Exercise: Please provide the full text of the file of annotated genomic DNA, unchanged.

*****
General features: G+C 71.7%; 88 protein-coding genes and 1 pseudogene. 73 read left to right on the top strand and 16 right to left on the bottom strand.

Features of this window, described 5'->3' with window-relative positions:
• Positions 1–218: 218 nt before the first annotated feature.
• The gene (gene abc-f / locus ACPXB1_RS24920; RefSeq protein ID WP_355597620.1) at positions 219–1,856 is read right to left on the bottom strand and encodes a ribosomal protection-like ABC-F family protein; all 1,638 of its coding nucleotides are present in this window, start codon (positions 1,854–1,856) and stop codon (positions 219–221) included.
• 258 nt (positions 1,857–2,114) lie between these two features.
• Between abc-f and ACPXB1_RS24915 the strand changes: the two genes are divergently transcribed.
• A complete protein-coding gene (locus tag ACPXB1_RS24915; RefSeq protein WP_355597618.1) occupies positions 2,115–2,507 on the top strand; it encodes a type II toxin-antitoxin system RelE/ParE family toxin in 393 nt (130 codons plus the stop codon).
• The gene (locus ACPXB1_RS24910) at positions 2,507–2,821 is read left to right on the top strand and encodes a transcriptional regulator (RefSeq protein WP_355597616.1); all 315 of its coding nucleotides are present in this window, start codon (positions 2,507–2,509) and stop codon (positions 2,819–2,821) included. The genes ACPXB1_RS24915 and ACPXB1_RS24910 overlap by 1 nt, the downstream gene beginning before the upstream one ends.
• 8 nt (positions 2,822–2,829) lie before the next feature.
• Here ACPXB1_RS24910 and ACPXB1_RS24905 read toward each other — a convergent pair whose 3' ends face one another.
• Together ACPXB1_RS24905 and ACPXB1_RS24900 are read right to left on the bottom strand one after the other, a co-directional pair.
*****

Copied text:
General features: G+C 71.7%; 88 protein-coding genes and 1 pseudogene. 73 read left to right on the top strand and 16 right to left on the bottom strand.

Features of this window, described 5'->3' with window-relative positions:
• Positions 1–218: 218 nt before the first annotated feature.
• The gene (gene abc-f / locus ACPXB1_RS24920; RefSeq protein ID WP_355597620.1) at positions 219–1,856 is read right to left on the bottom strand and encodes a ribosomal protection-like ABC-F family protein; all 1,638 of its coding nucleotides are present in this window, start codon (positions 1,854–1,856) and stop codon (positions 219–221) included.
• 258 nt (positions 1,857–2,114) lie between these two features.
• Between abc-f and ACPXB1_RS24915 the strand changes: the two genes are divergently transcribed.
• A complete protein-coding gene (locus tag ACPXB1_RS24915; RefSeq protein WP_355597618.1) occupies positions 2,115–2,507 on the top strand; it encodes a type II toxin-antitoxin system RelE/ParE family toxin in 393 nt (130 codons plus the stop codon).
• The gene (locus ACPXB1_RS24910) at positions 2,507–2,821 is read left to right on the top strand and encodes a transcriptional regulator (RefSeq protein WP_355597616.1); all 315 of its coding nucleotides are present in this window, start codon (positions 2,507–2,509) and stop codon (positions 2,819–2,821) included. The genes ACPXB1_RS24915 and ACPXB1_RS24910 overlap by 1 nt, the downstream gene beginning before the upstream one ends.
• 8 nt (positions 2,822–2,829) lie before the next feature.
• Here ACPXB1_RS24910 and ACPXB1_RS24905 read toward each other — a convergent pair whose 3' ends face one another.
• Together ACPXB1_RS24905 and ACPXB1_RS24900 are read right to left on the bottom strand one after the other, a co-directional pair.